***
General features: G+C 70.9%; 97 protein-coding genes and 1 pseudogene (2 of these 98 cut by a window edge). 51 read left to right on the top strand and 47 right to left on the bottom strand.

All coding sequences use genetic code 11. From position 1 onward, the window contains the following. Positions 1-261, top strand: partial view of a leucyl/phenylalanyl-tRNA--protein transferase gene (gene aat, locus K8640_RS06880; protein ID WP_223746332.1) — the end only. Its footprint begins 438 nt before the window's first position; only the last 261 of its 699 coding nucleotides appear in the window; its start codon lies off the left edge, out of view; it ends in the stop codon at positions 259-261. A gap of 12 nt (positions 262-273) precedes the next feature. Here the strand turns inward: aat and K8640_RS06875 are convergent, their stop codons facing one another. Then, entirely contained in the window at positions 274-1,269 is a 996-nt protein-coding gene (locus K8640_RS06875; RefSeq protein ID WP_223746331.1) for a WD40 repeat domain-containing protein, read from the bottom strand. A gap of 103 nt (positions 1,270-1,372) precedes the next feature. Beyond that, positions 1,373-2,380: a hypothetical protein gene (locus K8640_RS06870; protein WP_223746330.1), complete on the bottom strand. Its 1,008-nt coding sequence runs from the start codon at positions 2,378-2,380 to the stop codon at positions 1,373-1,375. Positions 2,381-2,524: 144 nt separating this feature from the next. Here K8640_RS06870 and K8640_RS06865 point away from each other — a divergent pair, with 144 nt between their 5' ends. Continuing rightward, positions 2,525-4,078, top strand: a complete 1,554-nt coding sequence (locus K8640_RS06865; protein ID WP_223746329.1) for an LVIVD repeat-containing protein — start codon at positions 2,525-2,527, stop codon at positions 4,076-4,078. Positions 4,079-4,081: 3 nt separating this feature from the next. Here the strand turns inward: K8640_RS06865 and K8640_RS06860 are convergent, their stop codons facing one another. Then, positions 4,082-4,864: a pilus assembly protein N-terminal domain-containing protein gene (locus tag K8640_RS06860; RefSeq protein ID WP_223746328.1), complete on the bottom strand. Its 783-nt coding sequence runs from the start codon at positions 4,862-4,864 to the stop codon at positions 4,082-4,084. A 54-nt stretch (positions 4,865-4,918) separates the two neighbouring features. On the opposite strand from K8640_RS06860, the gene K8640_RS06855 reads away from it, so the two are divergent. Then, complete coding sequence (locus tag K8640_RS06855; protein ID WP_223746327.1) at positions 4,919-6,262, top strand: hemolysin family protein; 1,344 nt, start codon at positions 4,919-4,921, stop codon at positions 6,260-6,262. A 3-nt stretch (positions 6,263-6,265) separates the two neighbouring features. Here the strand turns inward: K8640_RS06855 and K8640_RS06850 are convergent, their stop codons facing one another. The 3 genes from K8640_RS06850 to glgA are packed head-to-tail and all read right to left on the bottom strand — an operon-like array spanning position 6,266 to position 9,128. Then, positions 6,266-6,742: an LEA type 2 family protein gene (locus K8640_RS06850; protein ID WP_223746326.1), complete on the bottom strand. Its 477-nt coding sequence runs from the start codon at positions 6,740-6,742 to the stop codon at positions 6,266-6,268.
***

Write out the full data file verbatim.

General features: G+C 70.9%; 97 protein-coding genes and 1 pseudogene (2 of these 98 cut by a window edge). 51 read left to right on the top strand and 47 right to left on the bottom strand.

All coding sequences use genetic code 11. From position 1 onward, the window contains the following. Positions 1-261, top strand: partial view of a leucyl/phenylalanyl-tRNA--protein transferase gene (gene aat, locus K8640_RS06880; protein ID WP_223746332.1) — the end only. Its footprint begins 438 nt before the window's first position; only the last 261 of its 699 coding nucleotides appear in the window; its start codon lies off the left edge, out of view; it ends in the stop codon at positions 259-261. A gap of 12 nt (positions 262-273) precedes the next feature. Here the strand turns inward: aat and K8640_RS06875 are convergent, their stop codons facing one another. Then, entirely contained in the window at positions 274-1,269 is a 996-nt protein-coding gene (locus K8640_RS06875; RefSeq protein ID WP_223746331.1) for a WD40 repeat domain-containing protein, read from the bottom strand. A gap of 103 nt (positions 1,270-1,372) precedes the next feature. Beyond that, positions 1,373-2,380: a hypothetical protein gene (locus K8640_RS06870; protein WP_223746330.1), complete on the bottom strand. Its 1,008-nt coding sequence runs from the start codon at positions 2,378-2,380 to the stop codon at positions 1,373-1,375. Positions 2,381-2,524: 144 nt separating this feature from the next. Here K8640_RS06870 and K8640_RS06865 point away from each other — a divergent pair, with 144 nt between their 5' ends. Continuing rightward, positions 2,525-4,078, top strand: a complete 1,554-nt coding sequence (locus K8640_RS06865; protein ID WP_223746329.1) for an LVIVD repeat-containing protein — start codon at positions 2,525-2,527, stop codon at positions 4,076-4,078. Positions 4,079-4,081: 3 nt separating this feature from the next. Here the strand turns inward: K8640_RS06865 and K8640_RS06860 are convergent, their stop codons facing one another. Then, positions 4,082-4,864: a pilus assembly protein N-terminal domain-containing protein gene (locus tag K8640_RS06860; RefSeq protein ID WP_223746328.1), complete on the bottom strand. Its 783-nt coding sequence runs from the start codon at positions 4,862-4,864 to the stop codon at positions 4,082-4,084. A 54-nt stretch (positions 4,865-4,918) separates the two neighbouring features. On the opposite strand from K8640_RS06860, the gene K8640_RS06855 reads away from it, so the two are divergent. Then, complete coding sequence (locus tag K8640_RS06855; protein ID WP_223746327.1) at positions 4,919-6,262, top strand: hemolysin family protein; 1,344 nt, start codon at positions 4,919-4,921, stop codon at positions 6,260-6,262. A 3-nt stretch (positions 6,263-6,265) separates the two neighbouring features. Here the strand turns inward: K8640_RS06855 and K8640_RS06850 are convergent, their stop codons facing one another. The 3 genes from K8640_RS06850 to glgA are packed head-to-tail and all read right to left on the bottom strand — an operon-like array spanning position 6,266 to position 9,128. Then, positions 6,266-6,742: an LEA type 2 family protein gene (locus K8640_RS06850; protein ID WP_223746326.1), complete on the bottom strand. Its 477-nt coding sequence runs from the start codon at positions 6,740-6,742 to the stop codon at positions 6,266-6,268.